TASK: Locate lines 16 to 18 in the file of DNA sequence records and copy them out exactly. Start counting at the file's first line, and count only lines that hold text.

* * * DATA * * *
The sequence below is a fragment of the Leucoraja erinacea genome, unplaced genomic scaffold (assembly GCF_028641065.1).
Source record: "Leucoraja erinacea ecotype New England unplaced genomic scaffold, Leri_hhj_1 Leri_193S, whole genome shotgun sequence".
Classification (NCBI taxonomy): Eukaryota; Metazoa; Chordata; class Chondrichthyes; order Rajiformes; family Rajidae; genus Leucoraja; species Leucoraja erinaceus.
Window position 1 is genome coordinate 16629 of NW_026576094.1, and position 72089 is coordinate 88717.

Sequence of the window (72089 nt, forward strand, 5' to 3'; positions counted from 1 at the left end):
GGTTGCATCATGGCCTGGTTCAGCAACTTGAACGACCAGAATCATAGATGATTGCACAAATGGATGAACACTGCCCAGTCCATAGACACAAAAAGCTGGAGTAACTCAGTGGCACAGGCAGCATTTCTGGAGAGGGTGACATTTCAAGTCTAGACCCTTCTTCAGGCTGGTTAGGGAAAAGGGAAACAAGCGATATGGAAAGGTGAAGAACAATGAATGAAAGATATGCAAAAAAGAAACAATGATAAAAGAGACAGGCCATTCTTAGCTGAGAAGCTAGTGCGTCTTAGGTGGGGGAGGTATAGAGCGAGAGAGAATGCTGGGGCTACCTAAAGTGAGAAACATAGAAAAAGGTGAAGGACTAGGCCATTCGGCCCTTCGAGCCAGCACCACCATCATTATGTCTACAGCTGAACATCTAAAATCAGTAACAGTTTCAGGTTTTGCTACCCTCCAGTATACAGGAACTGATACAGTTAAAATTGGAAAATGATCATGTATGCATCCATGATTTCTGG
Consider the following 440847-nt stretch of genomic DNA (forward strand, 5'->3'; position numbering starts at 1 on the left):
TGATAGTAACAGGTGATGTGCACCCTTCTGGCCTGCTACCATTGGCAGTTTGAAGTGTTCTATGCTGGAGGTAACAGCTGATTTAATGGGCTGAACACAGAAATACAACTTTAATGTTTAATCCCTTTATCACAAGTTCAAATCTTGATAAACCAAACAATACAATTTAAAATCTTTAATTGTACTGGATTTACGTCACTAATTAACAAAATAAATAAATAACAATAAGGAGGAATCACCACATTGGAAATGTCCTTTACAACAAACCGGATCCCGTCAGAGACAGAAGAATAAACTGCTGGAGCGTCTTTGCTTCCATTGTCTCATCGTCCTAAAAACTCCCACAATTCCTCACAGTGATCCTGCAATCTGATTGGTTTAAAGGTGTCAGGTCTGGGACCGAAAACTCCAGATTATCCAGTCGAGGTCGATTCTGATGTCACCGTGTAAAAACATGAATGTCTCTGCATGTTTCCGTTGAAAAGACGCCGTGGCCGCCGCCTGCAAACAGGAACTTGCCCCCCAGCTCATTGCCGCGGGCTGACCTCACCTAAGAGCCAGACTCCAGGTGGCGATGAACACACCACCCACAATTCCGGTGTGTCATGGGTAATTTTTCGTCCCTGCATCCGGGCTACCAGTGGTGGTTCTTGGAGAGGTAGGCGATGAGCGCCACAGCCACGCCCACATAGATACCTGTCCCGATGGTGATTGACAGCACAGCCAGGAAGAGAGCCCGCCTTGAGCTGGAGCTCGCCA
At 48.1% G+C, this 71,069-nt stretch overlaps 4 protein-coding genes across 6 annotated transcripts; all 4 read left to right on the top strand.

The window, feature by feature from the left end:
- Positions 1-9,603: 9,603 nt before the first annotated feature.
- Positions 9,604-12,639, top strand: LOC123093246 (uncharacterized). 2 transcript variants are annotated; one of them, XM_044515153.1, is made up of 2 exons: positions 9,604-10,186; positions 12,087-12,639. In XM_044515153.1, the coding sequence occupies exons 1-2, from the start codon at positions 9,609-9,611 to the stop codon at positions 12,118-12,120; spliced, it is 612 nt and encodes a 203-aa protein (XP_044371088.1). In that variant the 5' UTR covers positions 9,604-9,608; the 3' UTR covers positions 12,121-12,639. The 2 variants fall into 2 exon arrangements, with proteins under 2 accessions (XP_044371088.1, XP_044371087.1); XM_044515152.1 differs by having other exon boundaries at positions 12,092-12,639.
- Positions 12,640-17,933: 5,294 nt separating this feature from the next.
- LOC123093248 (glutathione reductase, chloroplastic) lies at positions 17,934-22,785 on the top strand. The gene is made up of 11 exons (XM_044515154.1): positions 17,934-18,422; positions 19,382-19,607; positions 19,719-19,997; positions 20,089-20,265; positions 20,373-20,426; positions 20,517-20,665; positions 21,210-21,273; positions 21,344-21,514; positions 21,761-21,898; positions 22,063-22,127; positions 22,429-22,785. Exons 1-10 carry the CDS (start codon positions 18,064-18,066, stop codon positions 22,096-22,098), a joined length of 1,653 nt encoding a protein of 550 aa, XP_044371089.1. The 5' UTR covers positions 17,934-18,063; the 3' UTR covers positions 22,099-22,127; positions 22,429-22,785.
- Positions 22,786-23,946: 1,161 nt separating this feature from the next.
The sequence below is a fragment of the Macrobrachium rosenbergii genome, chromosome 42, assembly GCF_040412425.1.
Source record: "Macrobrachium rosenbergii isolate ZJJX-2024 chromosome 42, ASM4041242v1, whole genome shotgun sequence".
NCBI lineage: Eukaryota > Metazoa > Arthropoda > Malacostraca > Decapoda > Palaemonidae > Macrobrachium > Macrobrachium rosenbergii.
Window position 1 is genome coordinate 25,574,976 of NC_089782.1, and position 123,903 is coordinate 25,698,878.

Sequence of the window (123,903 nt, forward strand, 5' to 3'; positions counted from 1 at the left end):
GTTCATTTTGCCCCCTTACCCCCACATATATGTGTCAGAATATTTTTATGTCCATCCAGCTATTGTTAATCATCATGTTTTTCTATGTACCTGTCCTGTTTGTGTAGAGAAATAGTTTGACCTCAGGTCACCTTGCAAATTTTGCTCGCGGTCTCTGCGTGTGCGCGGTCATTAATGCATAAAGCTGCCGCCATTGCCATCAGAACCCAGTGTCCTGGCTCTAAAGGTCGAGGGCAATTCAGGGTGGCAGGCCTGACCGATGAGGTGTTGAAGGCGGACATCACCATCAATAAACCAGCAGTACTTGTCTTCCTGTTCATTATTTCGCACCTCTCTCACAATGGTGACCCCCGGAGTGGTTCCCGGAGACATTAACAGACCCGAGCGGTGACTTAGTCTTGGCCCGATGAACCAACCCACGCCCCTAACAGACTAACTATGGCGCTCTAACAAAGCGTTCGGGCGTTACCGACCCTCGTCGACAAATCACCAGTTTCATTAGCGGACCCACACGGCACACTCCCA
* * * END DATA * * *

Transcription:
The sequence below is a fragment of the Macrobrachium rosenbergii genome, chromosome 42, assembly GCF_040412425.1.
Source record: "Macrobrachium rosenbergii isolate ZJJX-2024 chromosome 42, ASM4041242v1, whole genome shotgun sequence".
NCBI lineage: Eukaryota > Metazoa > Arthropoda > Malacostraca > Decapoda > Palaemonidae > Macrobrachium > Macrobrachium rosenbergii.